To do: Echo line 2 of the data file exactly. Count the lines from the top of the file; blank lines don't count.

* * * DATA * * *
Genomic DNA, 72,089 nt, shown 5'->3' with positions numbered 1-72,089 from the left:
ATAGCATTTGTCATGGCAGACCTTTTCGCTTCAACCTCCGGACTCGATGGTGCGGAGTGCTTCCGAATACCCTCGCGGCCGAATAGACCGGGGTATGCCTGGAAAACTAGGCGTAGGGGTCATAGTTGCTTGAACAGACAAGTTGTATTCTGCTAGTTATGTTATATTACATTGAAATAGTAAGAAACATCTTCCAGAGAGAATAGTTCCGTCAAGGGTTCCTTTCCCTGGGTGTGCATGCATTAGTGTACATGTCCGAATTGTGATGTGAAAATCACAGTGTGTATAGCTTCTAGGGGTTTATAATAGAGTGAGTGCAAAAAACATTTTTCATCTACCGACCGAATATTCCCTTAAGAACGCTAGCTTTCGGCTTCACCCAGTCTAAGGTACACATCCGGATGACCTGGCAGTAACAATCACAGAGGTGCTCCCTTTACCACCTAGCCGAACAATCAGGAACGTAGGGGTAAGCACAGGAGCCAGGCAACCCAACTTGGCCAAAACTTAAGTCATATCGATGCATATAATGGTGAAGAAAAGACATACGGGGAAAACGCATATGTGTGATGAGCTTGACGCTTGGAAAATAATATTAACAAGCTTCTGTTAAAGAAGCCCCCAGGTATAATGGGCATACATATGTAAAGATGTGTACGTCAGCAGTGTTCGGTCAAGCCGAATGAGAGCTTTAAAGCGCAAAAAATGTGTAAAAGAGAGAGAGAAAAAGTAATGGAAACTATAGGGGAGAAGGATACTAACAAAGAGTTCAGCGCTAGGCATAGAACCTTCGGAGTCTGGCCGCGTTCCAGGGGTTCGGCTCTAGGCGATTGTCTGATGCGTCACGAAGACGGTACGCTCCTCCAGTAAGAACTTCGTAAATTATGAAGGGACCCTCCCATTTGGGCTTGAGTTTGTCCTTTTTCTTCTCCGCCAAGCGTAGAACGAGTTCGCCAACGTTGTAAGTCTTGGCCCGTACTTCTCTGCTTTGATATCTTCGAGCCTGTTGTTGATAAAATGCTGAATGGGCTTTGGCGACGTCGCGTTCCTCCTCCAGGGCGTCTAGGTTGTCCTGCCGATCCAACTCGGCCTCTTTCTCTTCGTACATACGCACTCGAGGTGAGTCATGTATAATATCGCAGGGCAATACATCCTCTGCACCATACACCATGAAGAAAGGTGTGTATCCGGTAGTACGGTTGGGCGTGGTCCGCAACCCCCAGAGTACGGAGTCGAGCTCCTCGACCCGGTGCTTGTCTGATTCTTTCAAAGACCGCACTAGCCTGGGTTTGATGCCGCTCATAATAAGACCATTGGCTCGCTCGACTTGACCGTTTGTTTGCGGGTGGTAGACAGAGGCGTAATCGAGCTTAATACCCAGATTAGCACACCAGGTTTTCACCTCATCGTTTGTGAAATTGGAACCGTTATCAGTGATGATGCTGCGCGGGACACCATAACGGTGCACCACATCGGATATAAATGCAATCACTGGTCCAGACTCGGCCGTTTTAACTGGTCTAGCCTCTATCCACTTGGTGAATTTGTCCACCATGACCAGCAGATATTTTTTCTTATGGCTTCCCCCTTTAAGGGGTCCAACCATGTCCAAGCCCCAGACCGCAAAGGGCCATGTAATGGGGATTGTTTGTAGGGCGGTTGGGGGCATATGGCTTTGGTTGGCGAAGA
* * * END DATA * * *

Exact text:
ATAGCATTTGTCATGGCAGACCTTTTCGCTTCAACCTCCGGACTCGATGGTGCGGAGTGCTTCCGAATACCCTCGCGGCCGAATAGACCGGGGTATGCCTGGAAAACTAGGCGTAGGGGTCATAGTTGCTTGAACAGACAAGTTGTATTCTGCTAGTTATGTTATATTACATTGAAATAGTAAGAAACATCTTCCAGAGAGAATAGTTCCGTCAAGGGTTCCTTTCCCTGGGTGTGCATGCATTAGTGTACATGTCCGAATTGTGATGTGAAAATCACAGTGTGTATAGCTTCTAGGGGTTTATAATAGAGTGAGTGCAAAAAACATTTTTCATCTACCGACCGAATATTCCCTTAAGAACGCTAGCTTTCGGCTTCACCCAGTCTAAGGTACACATCCGGATGACCTGGCAGTAACAATCACAGAGGTGCTCCCTTTACCACCTAGCCGAACAATCAGGAACGTAGGGGTAAGCACAGGAGCCAGGCAACCCAACTTGGCCAAAACTTAAGTCATATCGATGCATATAATGGTGAAGAAAAGACATACGGGGAAAACGCATATGTGTGATGAGCTTGACGCTTGGAAAATAATATTAACAAGCTTCTGTTAAAGAAGCCCCCAGGTATAATGGGCATACATATGTAAAGATGTGTACGTCAGCAGTGTTCGGTCAAGCCGAATGAGAGCTTTAAAGCGCAAAAAATGTGTAAAAGAGAGAGAGAAAAAGTAATGGAAACTATAGGGGAGAAGGATACTAACAAAGAGTTCAGCGCTAGGCATAGAACCTTCGGAGTCTGGCCGCGTTCCAGGGGTTCGGCTCTAGGCGATTGTCTGATGCGTCACGAAGACGGTACGCTCCTCCAGTAAGAACTTCGTAAATTATGAAGGGACCCTCCCATTTGGGCTTGAGTTTGTCCTTTTTCTTCTCCGCCAAGCGTAGAACGAGTTCGCCAACGTTGTAAGTCTTGGCCCGTACTTCTCTGCTTTGATATCTTCGAGCCTGTTGTTGATAAAATGCTGAATGGGCTTTGGCGACGTCGCGTTCCTCCTCCAGGGCGTCTAGGTTGTCCTGCCGATCCAACTCGGCCTCTTTCTCTTCGTACATACGCACTCGAGGTGAGTCATGTATAATATCGCAGGGCAATACATCCTCTGCACCATACACCATGAAGAAAGGTGTGTATCCGGTAGTACGGTTGGGCGTGGTCCGCAACCCCCAGAGTACGGAGTCGAGCTCCTCGACCCGGTGCTTGTCTGATTCTTTCAAAGACCGCACTAGCCTGGGTTTGATGCCGCTCATAATAAGACCATTGGCTCGCTCGACTTGACCGTTTGTTTGCGGGTGGTAGACAGAGGCGTAATCGAGCTTAATACCCAGATTAGCACACCAGGTTTTCACCTCATCGTTTGTGAAATTGGAACCGTTATCAGTGATGATGCTGCGCGGGACACCATAACGGTGCACCACATCGGATATAAATGCAATCACTGGTCCAGACTCGGCCGTTTTAACTGGTCTAGCCTCTATCCACTTGGTGAATTTGTCCACCATGACCAGCAGATATTTTTTCTTATGGCTTCCCCCTTTAAGGGGTCCAACCATGTCCAAGCCCCAGACCGCAAAGGGCCATGTAATGGGGATTGTTTGTAGGGCGGTTGGGGGCATATGGCTTTGGTTGGCGAAGA